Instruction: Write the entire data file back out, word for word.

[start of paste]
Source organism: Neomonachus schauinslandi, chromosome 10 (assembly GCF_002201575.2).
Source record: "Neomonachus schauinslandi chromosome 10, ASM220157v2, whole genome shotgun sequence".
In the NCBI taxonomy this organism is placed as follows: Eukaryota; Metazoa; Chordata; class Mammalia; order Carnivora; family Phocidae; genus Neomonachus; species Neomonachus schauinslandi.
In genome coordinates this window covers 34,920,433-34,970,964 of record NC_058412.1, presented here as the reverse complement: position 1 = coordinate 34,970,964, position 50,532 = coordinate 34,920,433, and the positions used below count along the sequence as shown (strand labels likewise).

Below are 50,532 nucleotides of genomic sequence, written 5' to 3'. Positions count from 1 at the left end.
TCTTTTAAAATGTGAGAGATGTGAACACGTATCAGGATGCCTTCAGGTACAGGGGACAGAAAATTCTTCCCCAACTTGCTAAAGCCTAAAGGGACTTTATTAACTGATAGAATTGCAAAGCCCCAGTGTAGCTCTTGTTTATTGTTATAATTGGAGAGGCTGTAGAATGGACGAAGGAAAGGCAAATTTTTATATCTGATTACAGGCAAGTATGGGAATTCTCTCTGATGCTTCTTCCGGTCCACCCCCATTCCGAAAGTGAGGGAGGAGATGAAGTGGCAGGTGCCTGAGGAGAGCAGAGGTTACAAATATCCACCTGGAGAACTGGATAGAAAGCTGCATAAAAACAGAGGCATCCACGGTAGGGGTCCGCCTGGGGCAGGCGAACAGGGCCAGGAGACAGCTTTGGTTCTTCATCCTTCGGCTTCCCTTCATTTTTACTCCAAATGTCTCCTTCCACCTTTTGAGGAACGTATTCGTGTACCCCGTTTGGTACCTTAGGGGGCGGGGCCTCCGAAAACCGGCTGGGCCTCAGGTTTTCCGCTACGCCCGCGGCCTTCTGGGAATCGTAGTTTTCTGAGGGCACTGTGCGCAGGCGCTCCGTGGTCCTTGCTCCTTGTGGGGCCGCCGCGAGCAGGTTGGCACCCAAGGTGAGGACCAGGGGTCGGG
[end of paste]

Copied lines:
Source organism: Neomonachus schauinslandi, chromosome 10 (assembly GCF_002201575.2).
Source record: "Neomonachus schauinslandi chromosome 10, ASM220157v2, whole genome shotgun sequence".
In the NCBI taxonomy this organism is placed as follows: Eukaryota; Metazoa; Chordata; class Mammalia; order Carnivora; family Phocidae; genus Neomonachus; species Neomonachus schauinslandi.
In genome coordinates this window covers 34,920,433-34,970,964 of record NC_058412.1, presented here as the reverse complement: position 1 = coordinate 34,970,964, position 50,532 = coordinate 34,920,433, and the positions used below count along the sequence as shown (strand labels likewise).

Below are 50,532 nucleotides of genomic sequence, written 5' to 3'. Positions count from 1 at the left end.
TCTTTTAAAATGTGAGAGATGTGAACACGTATCAGGATGCCTTCAGGTACAGGGGACAGAAAATTCTTCCCCAACTTGCTAAAGCCTAAAGGGACTTTATTAACTGATAGAATTGCAAAGCCCCAGTGTAGCTCTTGTTTATTGTTATAATTGGAGAGGCTGTAGAATGGACGAAGGAAAGGCAAATTTTTATATCTGATTACAGGCAAGTATGGGAATTCTCTCTGATGCTTCTTCCGGTCCACCCCCATTCCGAAAGTGAGGGAGGAGATGAAGTGGCAGGTGCCTGAGGAGAGCAGAGGTTACAAATATCCACCTGGAGAACTGGATAGAAAGCTGCATAAAAACAGAGGCATCCACGGTAGGGGTCCGCCTGGGGCAGGCGAACAGGGCCAGGAGACAGCTTTGGTTCTTCATCCTTCGGCTTCCCTTCATTTTTACTCCAAATGTCTCCTTCCACCTTTTGAGGAACGTATTCGTGTACCCCGTTTGGTACCTTAGGGGGCGGGGCCTCCGAAAACCGGCTGGGCCTCAGGTTTTCCGCTACGCCCGCGGCCTTCTGGGAATCGTAGTTTTCTGAGGGCACTGTGCGCAGGCGCTCCGTGGTCCTTGCTCCTTGTGGGGCCGCCGCGAGCAGGTTGGCACCCAAGGTGAGGACCAGGGGTCGGG